National Report Card on Education and Equal Opportunity

School Enrollment in the United States

Nationally, public school enrollment is

  • 61.6% White (non-Hispanic)
  • 17.0% Black (non-Hispanic)
  • 16.1% Hispanic
  • 4.1% Asian/Pacific Islander
  • 1.2% American Indian/Alaska Native

Source: U.S. Department of Education, Office of Civil Rights.

Graduation Rates

High school graduation is the most basic level of educational achievement without which young people have little chance of economic or professional success.

Graduation rates are too low for all children, but for African American, Hispanic, Native American and disabled students, graduation rates are catastrophically low and appear to be getting worse.

Enrichment Classes

Even for children who stay in school, the educational opportunity they are getting is no where near equal. Participation rates in the kinds of advanced programs that prepare children for college are grossly unequal.

Local statistics show that there are far more advanced academic opportunities available to students in affluent districts than in poorer districts, especially poor, racially isolated ones. Within districts, whether affluent or low-income, it is almost always true that white students are significantly more likely to be given access to advanced programs than minority children and children with disabilities.

The combined effects of race and poverty are having an overwhelming effect on preparing children to get into and succeed in college. The charts above show that the combined effects of poverty and race give White students:

  • 3.3 times the opportunity of Black and Hispanic students to be in Gifted/Talented programs.
  • 4.1 times the opportunity of Black and Hispanic students to be in math AP courses.
  • 2.1 times the opportunity of Black and Hispanic students to be in science AP courses.

All Students Can Achieve

All students have the capacity to learn and improve their academic performance. High expectations and challenging curriculum work to improve the performance of all children.

  • Students at the lowest end of the achievement scale show even greater gains than higher performing students when put into college prep classes.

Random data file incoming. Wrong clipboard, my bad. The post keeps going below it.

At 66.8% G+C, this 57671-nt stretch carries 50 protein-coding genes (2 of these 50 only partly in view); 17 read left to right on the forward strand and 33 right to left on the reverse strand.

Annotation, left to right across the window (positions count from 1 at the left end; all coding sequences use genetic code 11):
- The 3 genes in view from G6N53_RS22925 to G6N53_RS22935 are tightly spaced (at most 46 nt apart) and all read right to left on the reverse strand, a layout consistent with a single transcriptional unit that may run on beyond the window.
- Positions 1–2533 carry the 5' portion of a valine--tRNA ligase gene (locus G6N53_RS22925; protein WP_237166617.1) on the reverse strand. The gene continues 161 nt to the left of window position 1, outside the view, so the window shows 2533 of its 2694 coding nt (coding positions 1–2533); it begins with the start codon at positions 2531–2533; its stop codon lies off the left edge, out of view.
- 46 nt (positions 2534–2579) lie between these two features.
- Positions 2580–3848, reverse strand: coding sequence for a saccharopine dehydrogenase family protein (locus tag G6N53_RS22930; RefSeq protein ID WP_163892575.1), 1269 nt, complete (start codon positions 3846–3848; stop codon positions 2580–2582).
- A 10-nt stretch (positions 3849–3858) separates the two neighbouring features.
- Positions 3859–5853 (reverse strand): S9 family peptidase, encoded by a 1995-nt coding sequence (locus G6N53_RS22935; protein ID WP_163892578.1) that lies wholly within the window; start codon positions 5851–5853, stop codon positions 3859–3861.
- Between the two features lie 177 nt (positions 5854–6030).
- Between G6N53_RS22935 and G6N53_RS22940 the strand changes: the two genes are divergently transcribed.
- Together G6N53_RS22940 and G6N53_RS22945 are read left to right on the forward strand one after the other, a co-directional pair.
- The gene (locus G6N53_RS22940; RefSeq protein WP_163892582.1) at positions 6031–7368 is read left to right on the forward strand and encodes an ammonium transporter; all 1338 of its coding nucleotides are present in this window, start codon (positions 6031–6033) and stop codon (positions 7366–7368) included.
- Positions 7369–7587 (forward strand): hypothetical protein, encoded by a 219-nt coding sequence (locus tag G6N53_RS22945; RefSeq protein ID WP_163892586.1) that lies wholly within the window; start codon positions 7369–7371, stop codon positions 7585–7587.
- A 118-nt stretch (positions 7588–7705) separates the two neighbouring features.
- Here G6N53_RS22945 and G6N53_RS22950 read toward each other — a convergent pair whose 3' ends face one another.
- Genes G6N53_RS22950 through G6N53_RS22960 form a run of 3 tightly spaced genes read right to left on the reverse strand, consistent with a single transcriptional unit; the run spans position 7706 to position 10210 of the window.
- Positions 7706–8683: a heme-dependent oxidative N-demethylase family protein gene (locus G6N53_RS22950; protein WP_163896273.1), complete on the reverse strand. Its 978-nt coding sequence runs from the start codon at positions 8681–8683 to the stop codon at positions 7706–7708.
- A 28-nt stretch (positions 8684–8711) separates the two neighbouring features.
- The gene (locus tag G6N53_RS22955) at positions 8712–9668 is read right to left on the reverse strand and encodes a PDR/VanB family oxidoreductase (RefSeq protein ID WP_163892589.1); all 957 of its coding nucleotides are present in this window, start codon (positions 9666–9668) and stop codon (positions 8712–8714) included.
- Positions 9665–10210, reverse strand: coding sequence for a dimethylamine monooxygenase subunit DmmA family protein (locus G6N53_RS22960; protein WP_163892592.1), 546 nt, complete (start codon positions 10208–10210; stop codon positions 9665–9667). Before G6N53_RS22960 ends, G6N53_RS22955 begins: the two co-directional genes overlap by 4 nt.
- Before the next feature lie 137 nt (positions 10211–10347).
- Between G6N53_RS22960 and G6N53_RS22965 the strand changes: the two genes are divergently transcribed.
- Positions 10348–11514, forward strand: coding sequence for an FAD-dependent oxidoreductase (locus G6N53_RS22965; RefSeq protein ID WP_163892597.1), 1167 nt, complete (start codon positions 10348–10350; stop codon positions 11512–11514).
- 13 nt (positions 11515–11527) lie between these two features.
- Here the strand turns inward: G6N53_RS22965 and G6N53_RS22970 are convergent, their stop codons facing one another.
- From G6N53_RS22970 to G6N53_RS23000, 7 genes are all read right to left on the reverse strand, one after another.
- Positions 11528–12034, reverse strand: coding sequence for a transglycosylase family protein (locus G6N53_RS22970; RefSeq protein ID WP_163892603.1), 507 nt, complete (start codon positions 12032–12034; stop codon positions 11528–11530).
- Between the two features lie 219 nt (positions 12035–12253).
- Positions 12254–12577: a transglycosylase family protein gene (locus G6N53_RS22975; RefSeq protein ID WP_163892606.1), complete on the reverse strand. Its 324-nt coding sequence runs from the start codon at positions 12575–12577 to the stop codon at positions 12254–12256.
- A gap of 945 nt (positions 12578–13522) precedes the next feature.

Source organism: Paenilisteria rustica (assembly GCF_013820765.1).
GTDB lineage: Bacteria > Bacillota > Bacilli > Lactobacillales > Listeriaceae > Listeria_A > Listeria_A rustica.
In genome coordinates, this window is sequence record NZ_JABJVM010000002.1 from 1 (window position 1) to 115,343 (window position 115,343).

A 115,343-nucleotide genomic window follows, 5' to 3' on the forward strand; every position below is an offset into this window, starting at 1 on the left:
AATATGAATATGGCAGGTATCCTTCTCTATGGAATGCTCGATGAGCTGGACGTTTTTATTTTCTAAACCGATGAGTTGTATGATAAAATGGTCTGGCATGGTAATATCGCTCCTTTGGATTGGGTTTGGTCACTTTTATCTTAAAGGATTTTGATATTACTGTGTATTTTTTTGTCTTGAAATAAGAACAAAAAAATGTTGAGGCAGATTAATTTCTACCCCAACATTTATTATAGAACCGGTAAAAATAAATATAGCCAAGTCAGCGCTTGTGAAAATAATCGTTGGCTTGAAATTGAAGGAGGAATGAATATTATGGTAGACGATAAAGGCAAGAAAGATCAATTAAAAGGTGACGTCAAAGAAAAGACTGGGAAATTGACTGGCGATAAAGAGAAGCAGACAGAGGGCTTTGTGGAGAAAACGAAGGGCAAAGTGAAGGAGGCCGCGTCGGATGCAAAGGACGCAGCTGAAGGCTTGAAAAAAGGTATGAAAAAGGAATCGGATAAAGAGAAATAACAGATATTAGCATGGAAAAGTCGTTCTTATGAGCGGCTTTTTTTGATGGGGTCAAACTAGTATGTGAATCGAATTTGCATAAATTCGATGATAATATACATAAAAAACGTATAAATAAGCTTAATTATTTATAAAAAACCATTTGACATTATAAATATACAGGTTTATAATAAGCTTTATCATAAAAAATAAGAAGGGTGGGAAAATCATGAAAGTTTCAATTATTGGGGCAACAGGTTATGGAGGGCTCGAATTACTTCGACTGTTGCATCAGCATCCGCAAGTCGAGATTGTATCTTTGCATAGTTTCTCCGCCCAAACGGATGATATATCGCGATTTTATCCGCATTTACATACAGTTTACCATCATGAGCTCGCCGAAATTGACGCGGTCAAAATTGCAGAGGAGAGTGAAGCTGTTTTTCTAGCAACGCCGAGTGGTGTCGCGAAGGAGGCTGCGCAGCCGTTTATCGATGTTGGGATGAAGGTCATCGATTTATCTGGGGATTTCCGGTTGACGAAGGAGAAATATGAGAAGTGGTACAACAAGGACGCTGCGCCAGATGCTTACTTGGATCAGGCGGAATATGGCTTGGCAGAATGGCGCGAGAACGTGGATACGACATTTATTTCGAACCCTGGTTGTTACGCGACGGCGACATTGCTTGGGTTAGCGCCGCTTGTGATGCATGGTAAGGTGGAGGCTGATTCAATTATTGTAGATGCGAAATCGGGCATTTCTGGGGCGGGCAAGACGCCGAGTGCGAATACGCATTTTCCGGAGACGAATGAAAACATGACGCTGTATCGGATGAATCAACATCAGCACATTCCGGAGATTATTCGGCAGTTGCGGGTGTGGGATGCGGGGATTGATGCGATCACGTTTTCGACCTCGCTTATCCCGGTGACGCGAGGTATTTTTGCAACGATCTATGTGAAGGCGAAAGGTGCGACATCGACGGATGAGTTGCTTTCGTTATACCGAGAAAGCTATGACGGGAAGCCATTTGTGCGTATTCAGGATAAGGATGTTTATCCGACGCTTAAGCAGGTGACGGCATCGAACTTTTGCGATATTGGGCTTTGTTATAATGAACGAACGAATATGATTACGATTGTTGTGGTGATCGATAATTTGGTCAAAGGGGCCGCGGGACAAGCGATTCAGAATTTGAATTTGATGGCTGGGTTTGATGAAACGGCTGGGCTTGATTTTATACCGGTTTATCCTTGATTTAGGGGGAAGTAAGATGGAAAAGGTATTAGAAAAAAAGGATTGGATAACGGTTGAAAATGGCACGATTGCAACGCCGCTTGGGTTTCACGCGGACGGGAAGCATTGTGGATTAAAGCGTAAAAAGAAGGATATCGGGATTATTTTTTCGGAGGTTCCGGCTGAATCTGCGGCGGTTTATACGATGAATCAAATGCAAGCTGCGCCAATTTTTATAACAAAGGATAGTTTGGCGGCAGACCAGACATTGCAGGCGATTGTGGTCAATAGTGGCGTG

• When challenged with college prep math and science courses in high school, students who ranked in the bottom half of middle school performance got BETTER grades than students placed in lower-level, less challenging courses.
  • When challenged with college prep English courses in high school, EVERY level of students - from the ones ranked in the lowest quartile on earlier achievement tests to the ones ranked in the top quartile - cut their number of Ds and Fs in half.

Teacher Training and Experience

Having quality teachers may be the most important aspect of a child's education. Research shows that all children can learn and achieve when given good instruction. Three consecutive years of good teaching has a powerful effect on student achievement; unfortunately, three years of bad teaching also has a powerful effect.

  • With high performing teachers, 60th percentile students raised their performance in both math and English to the 76th percentile.
  • With low performing teachers, 60th percentile students fell to the 42nd percentile in reading and the 27th percentile in math.

Students who need effective teachers the most - low income and minority students - are far less likely to have qualified and experienced teachers than white students and students in more affluent districts.

  • High-poverty schools have a 50% higher rate of low-scoring teachers (bottom quartile SAT/ACT scores). Education Week, "Quality Counts 2001."
  • Minority students are twice as likely to be taught by inexperienced teachers (with less than 3 years experience).